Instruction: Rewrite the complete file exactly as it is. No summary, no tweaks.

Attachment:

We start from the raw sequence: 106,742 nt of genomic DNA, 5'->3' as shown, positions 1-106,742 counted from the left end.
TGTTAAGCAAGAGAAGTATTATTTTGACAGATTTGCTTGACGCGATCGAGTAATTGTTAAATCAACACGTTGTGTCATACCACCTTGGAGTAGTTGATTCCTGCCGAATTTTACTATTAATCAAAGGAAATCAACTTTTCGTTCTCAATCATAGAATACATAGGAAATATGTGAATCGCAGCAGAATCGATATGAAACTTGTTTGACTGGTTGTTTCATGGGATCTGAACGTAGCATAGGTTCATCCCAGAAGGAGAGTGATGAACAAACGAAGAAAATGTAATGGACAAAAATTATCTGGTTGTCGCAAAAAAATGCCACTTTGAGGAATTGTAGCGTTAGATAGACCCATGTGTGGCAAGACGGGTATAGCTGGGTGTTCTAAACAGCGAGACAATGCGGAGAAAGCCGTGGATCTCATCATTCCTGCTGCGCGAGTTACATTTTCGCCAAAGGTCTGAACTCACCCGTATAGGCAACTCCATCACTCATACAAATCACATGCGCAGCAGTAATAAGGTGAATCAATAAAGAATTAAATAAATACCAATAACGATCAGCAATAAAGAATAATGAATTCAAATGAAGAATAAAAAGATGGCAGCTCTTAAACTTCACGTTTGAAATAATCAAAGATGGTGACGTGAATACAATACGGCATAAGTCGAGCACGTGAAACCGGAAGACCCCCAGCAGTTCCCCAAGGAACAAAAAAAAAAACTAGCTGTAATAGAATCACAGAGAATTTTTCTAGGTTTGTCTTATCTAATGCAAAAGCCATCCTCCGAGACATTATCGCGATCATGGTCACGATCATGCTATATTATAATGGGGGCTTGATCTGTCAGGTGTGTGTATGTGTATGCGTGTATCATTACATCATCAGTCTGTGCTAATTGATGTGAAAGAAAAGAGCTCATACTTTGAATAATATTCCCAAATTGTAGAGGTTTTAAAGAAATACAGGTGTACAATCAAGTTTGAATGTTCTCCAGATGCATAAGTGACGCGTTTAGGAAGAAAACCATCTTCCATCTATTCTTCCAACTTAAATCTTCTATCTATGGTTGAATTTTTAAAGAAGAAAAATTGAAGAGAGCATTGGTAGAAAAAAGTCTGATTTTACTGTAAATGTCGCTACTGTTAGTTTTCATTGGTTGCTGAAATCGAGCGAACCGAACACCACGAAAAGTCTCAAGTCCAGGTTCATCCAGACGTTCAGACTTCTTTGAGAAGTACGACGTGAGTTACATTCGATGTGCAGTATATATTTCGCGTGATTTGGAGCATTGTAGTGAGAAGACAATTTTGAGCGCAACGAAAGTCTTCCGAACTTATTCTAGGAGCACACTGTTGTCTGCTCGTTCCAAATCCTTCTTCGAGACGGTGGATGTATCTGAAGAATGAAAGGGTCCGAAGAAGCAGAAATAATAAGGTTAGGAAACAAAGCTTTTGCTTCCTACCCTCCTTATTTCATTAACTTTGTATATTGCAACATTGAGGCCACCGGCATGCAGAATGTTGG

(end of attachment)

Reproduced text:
We start from the raw sequence: 106,742 nt of genomic DNA, 5'->3' as shown, positions 1-106,742 counted from the left end.
TGTTAAGCAAGAGAAGTATTATTTTGACAGATTTGCTTGACGCGATCGAGTAATTGTTAAATCAACACGTTGTGTCATACCACCTTGGAGTAGTTGATTCCTGCCGAATTTTACTATTAATCAAAGGAAATCAACTTTTCGTTCTCAATCATAGAATACATAGGAAATATGTGAATCGCAGCAGAATCGATATGAAACTTGTTTGACTGGTTGTTTCATGGGATCTGAACGTAGCATAGGTTCATCCCAGAAGGAGAGTGATGAACAAACGAAGAAAATGTAATGGACAAAAATTATCTGGTTGTCGCAAAAAAATGCCACTTTGAGGAATTGTAGCGTTAGATAGACCCATGTGTGGCAAGACGGGTATAGCTGGGTGTTCTAAACAGCGAGACAATGCGGAGAAAGCCGTGGATCTCATCATTCCTGCTGCGCGAGTTACATTTTCGCCAAAGGTCTGAACTCACCCGTATAGGCAACTCCATCACTCATACAAATCACATGCGCAGCAGTAATAAGGTGAATCAATAAAGAATTAAATAAATACCAATAACGATCAGCAATAAAGAATAATGAATTCAAATGAAGAATAAAAAGATGGCAGCTCTTAAACTTCACGTTTGAAATAATCAAAGATGGTGACGTGAATACAATACGGCATAAGTCGAGCACGTGAAACCGGAAGACCCCCAGCAGTTCCCCAAGGAACAAAAAAAAAAACTAGCTGTAATAGAATCACAGAGAATTTTTCTAGGTTTGTCTTATCTAATGCAAAAGCCATCCTCCGAGACATTATCGCGATCATGGTCACGATCATGCTATATTATAATGGGGGCTTGATCTGTCAGGTGTGTGTATGTGTATGCGTGTATCATTACATCATCAGTCTGTGCTAATTGATGTGAAAGAAAAGAGCTCATACTTTGAATAATATTCCCAAATTGTAGAGGTTTTAAAGAAATACAGGTGTACAATCAAGTTTGAATGTTCTCCAGATGCATAAGTGACGCGTTTAGGAAGAAAACCATCTTCCATCTATTCTTCCAACTTAAATCTTCTATCTATGGTTGAATTTTTAAAGAAGAAAAATTGAAGAGAGCATTGGTAGAAAAAAGTCTGATTTTACTGTAAATGTCGCTACTGTTAGTTTTCATTGGTTGCTGAAATCGAGCGAACCGAACACCACGAAAAGTCTCAAGTCCAGGTTCATCCAGACGTTCAGACTTCTTTGAGAAGTACGACGTGAGTTACATTCGATGTGCAGTATATATTTCGCGTGATTTGGAGCATTGTAGTGAGAAGACAATTTTGAGCGCAACGAAAGTCTTCCGAACTTATTCTAGGAGCACACTGTTGTCTGCTCGTTCCAAATCCTTCTTCGAGACGGTGGATGTATCTGAAGAATGAAAGGGTCCGAAGAAGCAGAAATAATAAGGTTAGGAAACAAAGCTTTTGCTTCCTACCCTCCTTATTTCATTAACTTTGTATATTGCAACATTGAGGCCACCGGCATGCAGAATGTTGG